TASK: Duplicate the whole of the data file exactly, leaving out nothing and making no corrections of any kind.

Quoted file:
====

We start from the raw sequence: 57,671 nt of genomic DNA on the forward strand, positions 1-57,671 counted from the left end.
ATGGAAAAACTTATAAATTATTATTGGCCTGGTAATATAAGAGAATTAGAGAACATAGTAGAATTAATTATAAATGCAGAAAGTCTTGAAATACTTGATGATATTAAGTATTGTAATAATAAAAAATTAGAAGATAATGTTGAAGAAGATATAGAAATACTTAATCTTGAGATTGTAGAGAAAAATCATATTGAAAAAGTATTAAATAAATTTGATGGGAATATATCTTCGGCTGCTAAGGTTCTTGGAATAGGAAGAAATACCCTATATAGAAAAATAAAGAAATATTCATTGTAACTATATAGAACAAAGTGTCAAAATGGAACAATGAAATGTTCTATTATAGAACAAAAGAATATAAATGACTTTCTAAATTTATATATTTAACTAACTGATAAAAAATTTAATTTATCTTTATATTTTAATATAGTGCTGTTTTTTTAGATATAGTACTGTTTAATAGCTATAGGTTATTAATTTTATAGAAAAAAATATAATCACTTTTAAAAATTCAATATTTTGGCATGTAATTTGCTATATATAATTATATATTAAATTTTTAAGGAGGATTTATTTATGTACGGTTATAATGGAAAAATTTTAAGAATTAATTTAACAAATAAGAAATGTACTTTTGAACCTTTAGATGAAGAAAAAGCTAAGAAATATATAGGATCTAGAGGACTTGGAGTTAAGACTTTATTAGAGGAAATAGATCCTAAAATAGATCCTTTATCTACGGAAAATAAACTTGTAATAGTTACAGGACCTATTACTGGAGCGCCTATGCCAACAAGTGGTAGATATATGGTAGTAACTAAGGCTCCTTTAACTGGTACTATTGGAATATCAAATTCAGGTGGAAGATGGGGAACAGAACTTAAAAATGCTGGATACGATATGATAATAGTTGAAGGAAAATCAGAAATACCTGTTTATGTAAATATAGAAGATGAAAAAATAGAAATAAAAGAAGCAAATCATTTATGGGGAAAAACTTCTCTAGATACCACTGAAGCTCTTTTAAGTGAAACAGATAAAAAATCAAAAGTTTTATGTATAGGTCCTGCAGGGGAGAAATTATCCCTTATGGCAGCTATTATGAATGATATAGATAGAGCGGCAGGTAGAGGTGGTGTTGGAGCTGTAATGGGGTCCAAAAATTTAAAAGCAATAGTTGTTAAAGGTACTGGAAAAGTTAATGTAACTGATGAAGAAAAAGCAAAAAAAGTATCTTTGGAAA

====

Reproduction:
We start from the raw sequence: 57,671 nt of genomic DNA on the forward strand, positions 1-57,671 counted from the left end.
ATGGAAAAACTTATAAATTATTATTGGCCTGGTAATATAAGAGAATTAGAGAACATAGTAGAATTAATTATAAATGCAGAAAGTCTTGAAATACTTGATGATATTAAGTATTGTAATAATAAAAAATTAGAAGATAATGTTGAAGAAGATATAGAAATACTTAATCTTGAGATTGTAGAGAAAAATCATATTGAAAAAGTATTAAATAAATTTGATGGGAATATATCTTCGGCTGCTAAGGTTCTTGGAATAGGAAGAAATACCCTATATAGAAAAATAAAGAAATATTCATTGTAACTATATAGAACAAAGTGTCAAAATGGAACAATGAAATGTTCTATTATAGAACAAAAGAATATAAATGACTTTCTAAATTTATATATTTAACTAACTGATAAAAAATTTAATTTATCTTTATATTTTAATATAGTGCTGTTTTTTTAGATATAGTACTGTTTAATAGCTATAGGTTATTAATTTTATAGAAAAAAATATAATCACTTTTAAAAATTCAATATTTTGGCATGTAATTTGCTATATATAATTATATATTAAATTTTTAAGGAGGATTTATTTATGTACGGTTATAATGGAAAAATTTTAAGAATTAATTTAACAAATAAGAAATGTACTTTTGAACCTTTAGATGAAGAAAAAGCTAAGAAATATATAGGATCTAGAGGACTTGGAGTTAAGACTTTATTAGAGGAAATAGATCCTAAAATAGATCCTTTATCTACGGAAAATAAACTTGTAATAGTTACAGGACCTATTACTGGAGCGCCTATGCCAACAAGTGGTAGATATATGGTAGTAACTAAGGCTCCTTTAACTGGTACTATTGGAATATCAAATTCAGGTGGAAGATGGGGAACAGAACTTAAAAATGCTGGATACGATATGATAATAGTTGAAGGAAAATCAGAAATACCTGTTTATGTAAATATAGAAGATGAAAAAATAGAAATAAAAGAAGCAAATCATTTATGGGGAAAAACTTCTCTAGATACCACTGAAGCTCTTTTAAGTGAAACAGATAAAAAATCAAAAGTTTTATGTATAGGTCCTGCAGGGGAGAAATTATCCCTTATGGCAGCTATTATGAATGATATAGATAGAGCGGCAGGTAGAGGTGGTGTTGGAGCTGTAATGGGGTCCAAAAATTTAAAAGCAATAGTTGTTAAAGGTACTGGAAAAGTTAATGTAACTGATGAAGAAAAAGCAAAAAAAGTATCTTTGGAAA